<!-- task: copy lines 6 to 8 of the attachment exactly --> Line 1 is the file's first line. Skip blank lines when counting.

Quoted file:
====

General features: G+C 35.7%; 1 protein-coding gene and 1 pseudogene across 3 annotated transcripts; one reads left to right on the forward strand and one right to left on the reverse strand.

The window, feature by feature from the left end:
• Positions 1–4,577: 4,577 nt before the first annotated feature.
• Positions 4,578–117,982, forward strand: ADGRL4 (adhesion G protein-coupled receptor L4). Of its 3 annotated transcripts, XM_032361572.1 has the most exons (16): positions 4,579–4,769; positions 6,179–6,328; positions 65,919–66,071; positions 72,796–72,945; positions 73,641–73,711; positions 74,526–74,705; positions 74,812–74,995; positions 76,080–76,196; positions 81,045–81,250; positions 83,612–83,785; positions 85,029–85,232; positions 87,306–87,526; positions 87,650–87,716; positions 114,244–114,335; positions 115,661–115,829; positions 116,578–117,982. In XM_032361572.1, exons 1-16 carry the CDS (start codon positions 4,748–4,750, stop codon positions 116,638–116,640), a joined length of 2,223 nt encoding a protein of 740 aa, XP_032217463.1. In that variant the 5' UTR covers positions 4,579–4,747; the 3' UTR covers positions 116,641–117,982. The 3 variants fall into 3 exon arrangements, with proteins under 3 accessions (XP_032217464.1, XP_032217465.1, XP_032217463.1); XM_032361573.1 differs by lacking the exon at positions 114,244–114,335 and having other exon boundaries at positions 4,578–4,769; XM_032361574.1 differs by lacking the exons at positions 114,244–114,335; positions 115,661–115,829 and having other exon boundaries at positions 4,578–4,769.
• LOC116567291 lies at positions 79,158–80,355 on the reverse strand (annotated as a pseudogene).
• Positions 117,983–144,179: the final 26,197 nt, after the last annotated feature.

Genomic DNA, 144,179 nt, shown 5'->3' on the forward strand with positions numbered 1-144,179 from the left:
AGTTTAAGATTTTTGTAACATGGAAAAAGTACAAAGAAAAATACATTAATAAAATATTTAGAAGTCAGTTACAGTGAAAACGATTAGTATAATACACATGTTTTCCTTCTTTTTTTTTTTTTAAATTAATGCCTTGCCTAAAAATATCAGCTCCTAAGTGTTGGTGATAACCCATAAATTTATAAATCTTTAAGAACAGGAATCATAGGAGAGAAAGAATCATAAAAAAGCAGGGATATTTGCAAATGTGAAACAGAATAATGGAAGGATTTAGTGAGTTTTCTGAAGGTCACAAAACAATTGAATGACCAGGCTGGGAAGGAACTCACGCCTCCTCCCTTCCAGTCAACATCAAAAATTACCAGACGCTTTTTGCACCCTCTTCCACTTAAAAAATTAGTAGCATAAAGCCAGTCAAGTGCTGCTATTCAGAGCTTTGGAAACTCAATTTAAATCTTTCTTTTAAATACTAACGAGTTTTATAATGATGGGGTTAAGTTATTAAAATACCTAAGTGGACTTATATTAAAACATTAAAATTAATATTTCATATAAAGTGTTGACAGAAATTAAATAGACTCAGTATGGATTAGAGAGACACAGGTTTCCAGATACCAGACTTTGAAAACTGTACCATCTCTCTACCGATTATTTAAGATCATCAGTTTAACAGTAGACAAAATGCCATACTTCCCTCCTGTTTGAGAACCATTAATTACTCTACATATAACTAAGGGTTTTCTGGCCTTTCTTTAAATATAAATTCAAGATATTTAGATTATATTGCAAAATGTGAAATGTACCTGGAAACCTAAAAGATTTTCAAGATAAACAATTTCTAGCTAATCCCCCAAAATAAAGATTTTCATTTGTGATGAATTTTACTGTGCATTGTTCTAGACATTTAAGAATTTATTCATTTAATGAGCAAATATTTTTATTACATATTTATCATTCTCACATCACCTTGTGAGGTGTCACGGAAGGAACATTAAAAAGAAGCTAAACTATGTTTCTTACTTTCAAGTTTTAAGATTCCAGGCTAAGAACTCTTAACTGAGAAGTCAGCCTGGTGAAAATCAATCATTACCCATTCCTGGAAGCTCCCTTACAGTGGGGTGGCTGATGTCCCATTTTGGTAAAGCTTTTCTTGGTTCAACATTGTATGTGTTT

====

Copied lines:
• Positions 117,983–144,179: the final 26,197 nt, after the last annotated feature.

Genomic DNA, 144,179 nt, shown 5'->3' on the forward strand with positions numbered 1-144,179 from the left:
AGTTTAAGATTTTTGTAACATGGAAAAAGTACAAAGAAAAATACATTAATAAAATATTTAGAAGTCAGTTACAGTGAAAACGATTAGTATAATACACATGTTTTCCTTCTTTTTTTTTTTTTAAATTAATGCCTTGCCTAAAAATATCAGCTCCTAAGTGTTGGTGATAACCCATAAATTTATAAATCTTTAAGAACAGGAATCATAGGAGAGAAAGAATCATAAAAAAGCAGGGATATTTGCAAATGTGAAACAGAATAATGGAAGGATTTAGTGAGTTTTCTGAAGGTCACAAAACAATTGAATGACCAGGCTGGGAAGGAACTCACGCCTCCTCCCTTCCAGTCAACATCAAAAATTACCAGACGCTTTTTGCACCCTCTTCCACTTAAAAAATTAGTAGCATAAAGCCAGTCAAGTGCTGCTATTCAGAGCTTTGGAAACTCAATTTAAATCTTTCTTTTAAATACTAACGAGTTTTATAATGATGGGGTTAAGTTATTAAAATACCTAAGTGGACTTATATTAAAACATTAAAATTAATATTTCATATAAAGTGTTGACAGAAATTAAATAGACTCAGTATGGATTAGAGAGACACAGGTTTCCAGATACCAGACTTTGAAAACTGTACCATCTCTCTACCGATTATTTAAGATCATCAGTTTAACAGTAGACAAAATGCCATACTTCCCTCCTGTTTGAGAACCATTAATTACTCTACATATAACTAAGGGTTTTCTGGCCTTTCTTTAAATATAAATTCAAGATATTTAGATTATATTGCAAAATGTGAAATGTACCTGGAAACCTAAAAGATTTTCAAGATAAACAATTTCTAGCTAATCCCCCAAAATAAAGATTTTCATTTGTGATGAATTTTACTGTGCATTGTTCTAGACATTTAAGAATTTATTCATTTAATGAGCAAATATTTTTATTACATATTTATCATTCTCACATCACCTTGTGAGGTGTCACGGAAGGAACATTAAAAAGAAGCTAAACTATGTTTCTTACTTTCAAGTTTTAAGATTCCAGGCTAAGAACTCTTAACTGAGAAGTCAGCCTGGTGAAAATCAATCATTACCCATTCCTGGAAGCTCCCTTACAGTGGGGTGGCTGATGTCCCATTTTGGTAAAGCTTTTCTTGGTTCAACATTGTATGTGTTT